Health Savings Accounts: Classical Model
New topic 2015-09-03 22:42:59 description
We begin this second edition with a shortened description of the Classical variety of Health Savings Accounts. There had been over fifteen million subscribers to this idea by the time of writing the First Edition, and since then many more people have joined. HSAs are no longer a novelty, requiring a great deal of explanation.
However, newcomers may need some basic information, and after all, there are three hundred million other people who remain to be enlisted. For them, we probably need to explain that the classical Health Savings Account was first conceived by John McClaury and me in 1981, endorsed by the American Medical Association a year or two later (I was a member of their House of Delegates at the time), widely publicized by John Goodman in his book, Patient Power, and taken up by the Cato Foundation, among many other friends. It was enacted as a pilot program under the title of Medical Savings Accounts in 1996 and finally enacted permanently as Health Savings Accounts in 2003. Bill Archer, Chairman of the House Ways and Means Committee's Subcommittee on Health is generally given credit for maneuvering the law through Congress, but a great many others helped a lot.
The actual content of the law is very simple, containing only two main parts. The first of these is a tax-exempt saving fund, and the second is a linkage to a high-deductible indemnity health insurance. Anyone between the ages of 21 and 66 is entitled to join, and after age 66 any remaining balance of the HSA changes into an IRA (Individual Retirement Account). The distinction is, expenditures from the HSA are entitled to a second tax deduction, provided they are spent on legitimate medical expenses. For the whole duration of the period of eligibility, HSA is the only "qualified "retirement account entitled to two tax deductions, the first when money is deposited, and a second if it is spent on medical care. This configuration of double-deduction is common in Canada, but in the US it is unique. The underlying reasoning was that Medicare would replace it at that age, and in addition, there were laws prohibiting payments between two federal programs for the same purpose. It later turned out these age limitations interfered with suggested expansions of the program described later in this book, so one of the modifications now suggested is some appropriate amendment of them.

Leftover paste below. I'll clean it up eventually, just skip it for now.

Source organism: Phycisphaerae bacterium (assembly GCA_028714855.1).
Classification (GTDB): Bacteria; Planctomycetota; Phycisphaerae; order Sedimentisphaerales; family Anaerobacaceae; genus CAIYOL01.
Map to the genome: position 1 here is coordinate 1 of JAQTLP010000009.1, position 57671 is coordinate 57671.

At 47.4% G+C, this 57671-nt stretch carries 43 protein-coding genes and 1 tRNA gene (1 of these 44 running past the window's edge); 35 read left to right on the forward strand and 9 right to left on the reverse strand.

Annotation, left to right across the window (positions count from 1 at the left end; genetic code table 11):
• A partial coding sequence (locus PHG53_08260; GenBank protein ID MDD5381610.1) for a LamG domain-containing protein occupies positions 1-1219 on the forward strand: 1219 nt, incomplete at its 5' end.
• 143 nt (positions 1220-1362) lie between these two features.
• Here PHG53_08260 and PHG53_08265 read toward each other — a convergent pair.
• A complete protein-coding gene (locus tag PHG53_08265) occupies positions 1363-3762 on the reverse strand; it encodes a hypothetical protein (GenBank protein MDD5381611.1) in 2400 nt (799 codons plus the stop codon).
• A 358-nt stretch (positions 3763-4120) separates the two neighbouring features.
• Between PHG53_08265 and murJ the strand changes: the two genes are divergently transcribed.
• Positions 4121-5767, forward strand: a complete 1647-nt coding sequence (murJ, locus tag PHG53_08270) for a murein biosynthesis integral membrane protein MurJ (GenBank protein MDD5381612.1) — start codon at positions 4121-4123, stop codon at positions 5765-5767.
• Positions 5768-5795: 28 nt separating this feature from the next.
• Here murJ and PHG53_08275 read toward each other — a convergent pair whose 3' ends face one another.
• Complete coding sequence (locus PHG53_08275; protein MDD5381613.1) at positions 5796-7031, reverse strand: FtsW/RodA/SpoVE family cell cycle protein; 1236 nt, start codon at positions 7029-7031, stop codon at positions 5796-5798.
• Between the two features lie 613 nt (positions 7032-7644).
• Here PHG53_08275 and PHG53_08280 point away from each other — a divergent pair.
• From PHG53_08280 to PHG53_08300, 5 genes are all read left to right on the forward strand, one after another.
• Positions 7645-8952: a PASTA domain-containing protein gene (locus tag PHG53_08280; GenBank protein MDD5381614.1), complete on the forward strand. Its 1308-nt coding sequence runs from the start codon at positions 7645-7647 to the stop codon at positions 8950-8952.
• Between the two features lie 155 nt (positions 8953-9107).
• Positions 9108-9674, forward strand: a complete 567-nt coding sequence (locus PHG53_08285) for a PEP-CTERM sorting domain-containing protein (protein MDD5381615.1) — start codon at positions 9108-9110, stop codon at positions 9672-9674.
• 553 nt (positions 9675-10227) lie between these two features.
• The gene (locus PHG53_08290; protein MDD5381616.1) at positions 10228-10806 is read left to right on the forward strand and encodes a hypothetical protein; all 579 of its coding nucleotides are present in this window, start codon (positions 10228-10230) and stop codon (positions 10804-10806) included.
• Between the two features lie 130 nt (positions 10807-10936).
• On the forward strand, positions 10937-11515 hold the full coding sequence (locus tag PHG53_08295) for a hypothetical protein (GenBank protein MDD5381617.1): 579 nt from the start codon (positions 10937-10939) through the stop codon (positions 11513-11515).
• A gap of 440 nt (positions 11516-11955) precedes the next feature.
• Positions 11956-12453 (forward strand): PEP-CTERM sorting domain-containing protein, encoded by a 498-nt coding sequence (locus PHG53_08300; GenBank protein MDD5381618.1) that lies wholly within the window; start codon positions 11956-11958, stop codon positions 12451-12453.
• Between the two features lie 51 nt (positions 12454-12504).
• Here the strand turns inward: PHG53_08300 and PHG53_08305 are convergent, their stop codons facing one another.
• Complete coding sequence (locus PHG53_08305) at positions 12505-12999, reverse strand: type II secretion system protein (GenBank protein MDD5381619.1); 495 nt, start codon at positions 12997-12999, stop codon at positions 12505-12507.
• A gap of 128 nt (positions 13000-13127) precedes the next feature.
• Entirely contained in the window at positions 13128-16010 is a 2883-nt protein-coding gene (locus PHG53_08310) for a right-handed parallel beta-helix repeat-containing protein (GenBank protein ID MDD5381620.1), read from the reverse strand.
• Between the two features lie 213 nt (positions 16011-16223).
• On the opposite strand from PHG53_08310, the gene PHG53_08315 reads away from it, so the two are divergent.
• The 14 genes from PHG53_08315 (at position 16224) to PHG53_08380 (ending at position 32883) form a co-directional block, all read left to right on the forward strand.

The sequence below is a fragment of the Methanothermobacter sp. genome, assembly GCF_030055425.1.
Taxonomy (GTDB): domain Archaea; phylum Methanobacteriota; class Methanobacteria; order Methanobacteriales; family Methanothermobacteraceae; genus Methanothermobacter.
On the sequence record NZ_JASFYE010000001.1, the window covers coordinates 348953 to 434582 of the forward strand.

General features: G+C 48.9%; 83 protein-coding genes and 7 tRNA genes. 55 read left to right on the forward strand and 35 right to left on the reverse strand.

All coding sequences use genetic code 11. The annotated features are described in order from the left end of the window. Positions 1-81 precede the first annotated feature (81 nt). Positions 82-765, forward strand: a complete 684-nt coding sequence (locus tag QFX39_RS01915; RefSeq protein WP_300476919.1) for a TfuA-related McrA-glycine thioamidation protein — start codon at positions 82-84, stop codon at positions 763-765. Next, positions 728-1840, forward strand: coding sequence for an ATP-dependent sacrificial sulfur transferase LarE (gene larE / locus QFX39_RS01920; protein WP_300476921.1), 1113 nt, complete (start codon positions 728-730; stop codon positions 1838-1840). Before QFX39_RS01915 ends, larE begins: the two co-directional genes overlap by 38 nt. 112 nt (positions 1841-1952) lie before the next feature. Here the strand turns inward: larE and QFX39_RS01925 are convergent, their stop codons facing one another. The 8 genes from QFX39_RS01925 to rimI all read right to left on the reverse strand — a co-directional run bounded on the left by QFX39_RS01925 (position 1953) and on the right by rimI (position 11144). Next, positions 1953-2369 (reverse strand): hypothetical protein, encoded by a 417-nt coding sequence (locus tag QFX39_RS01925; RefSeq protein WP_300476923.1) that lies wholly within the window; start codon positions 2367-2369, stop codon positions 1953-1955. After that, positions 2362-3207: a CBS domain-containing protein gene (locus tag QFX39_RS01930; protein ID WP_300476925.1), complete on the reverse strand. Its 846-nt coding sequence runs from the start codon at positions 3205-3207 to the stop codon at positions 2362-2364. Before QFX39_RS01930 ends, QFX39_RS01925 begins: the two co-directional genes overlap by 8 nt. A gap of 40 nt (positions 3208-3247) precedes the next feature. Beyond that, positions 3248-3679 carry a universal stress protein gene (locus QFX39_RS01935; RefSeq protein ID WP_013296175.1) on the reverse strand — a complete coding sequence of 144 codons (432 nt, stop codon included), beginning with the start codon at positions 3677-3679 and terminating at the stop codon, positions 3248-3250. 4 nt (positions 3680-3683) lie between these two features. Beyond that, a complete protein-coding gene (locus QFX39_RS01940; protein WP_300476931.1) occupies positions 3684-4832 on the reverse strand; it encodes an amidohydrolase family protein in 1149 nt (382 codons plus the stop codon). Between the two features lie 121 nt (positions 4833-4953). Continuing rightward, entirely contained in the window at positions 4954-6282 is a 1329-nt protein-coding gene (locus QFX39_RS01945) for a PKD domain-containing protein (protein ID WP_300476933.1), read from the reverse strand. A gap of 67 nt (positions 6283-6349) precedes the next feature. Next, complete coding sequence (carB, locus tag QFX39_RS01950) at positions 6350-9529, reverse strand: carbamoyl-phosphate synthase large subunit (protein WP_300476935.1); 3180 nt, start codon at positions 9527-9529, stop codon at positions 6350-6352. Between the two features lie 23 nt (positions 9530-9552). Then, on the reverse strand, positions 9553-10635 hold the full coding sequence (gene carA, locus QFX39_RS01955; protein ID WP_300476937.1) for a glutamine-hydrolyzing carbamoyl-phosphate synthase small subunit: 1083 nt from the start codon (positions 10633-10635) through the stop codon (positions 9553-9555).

It is useful however to remind people that Health Savings Accounts are quite different from Health Spending Accounts, which are entirely different. These other accounts contain a "use it, or lose it" spending limitation to the current year, leading to surges of unnecessary spending on prescription sunglasses, etc. at year-end. These spending accounts are definitely not the same thing as savings accounts, but they would come close if the "use it or lose it "feature was removed.
Furthermore, the various vendors of Health Savings Accounts have proved to be ingenious in providing alternatives within the rules. There is even a website displaying five examples of typical variations, and no doubt more will appear. Generally, those variations respond to changes in the economic scene, since many investors remember the high-interest rates of a decade ago, whereas others focus on the negligible rates currently available, but look ahead to a return of high ones. No doubt short sales against anticipated falls in short-term funds rates will appear, and all of the complexities of Wall Street may eventually make an appearance. Investors in small towns are particularly warned to consult a wider range of vendors by reviewing the choices on the internet, reading some national journals devoted to the subject, and similar means of looking beyond limited choices. The original idea was certainly to permit the subscriber to shop around for what suited him best
We, therefore, venture a recommendation, with the usual warning that past performance does not guarantee future results: we favor the purchase of low-cost index funds mirroring the entire American stock market. For a price of fewer than ten dollars a trade, widespread diversification can be obtained and maintained in what John Bogle calls "passive investing". That market has maintained a gross return of 11-12% for a century, and even after inflation is very likely to net 6% or 7% to the investor who adopts a "buy and hold" strategy. Few brokers will assume any risk for small investments unless the customer commits for long periods of time. One available strategy is to over-deposit when the account is opened, but even there the law currently limits deposits to $3300 a year, and many brokers have a $10,000 minimum. These limits, like the age limits, are becoming obsolete, and in any case, should be expanded to a lifetime limit rather than an annual one. Furthermore, it seems useful if some impartial body were given the authority to re-examine all such issues annually, particularly emphasizing the customer's ability to change agents when dissatisfied. Remember that investment agents are not required to put the customer's interest ahead of their own; they are not "fiduciaries". So be cordial, but act with care.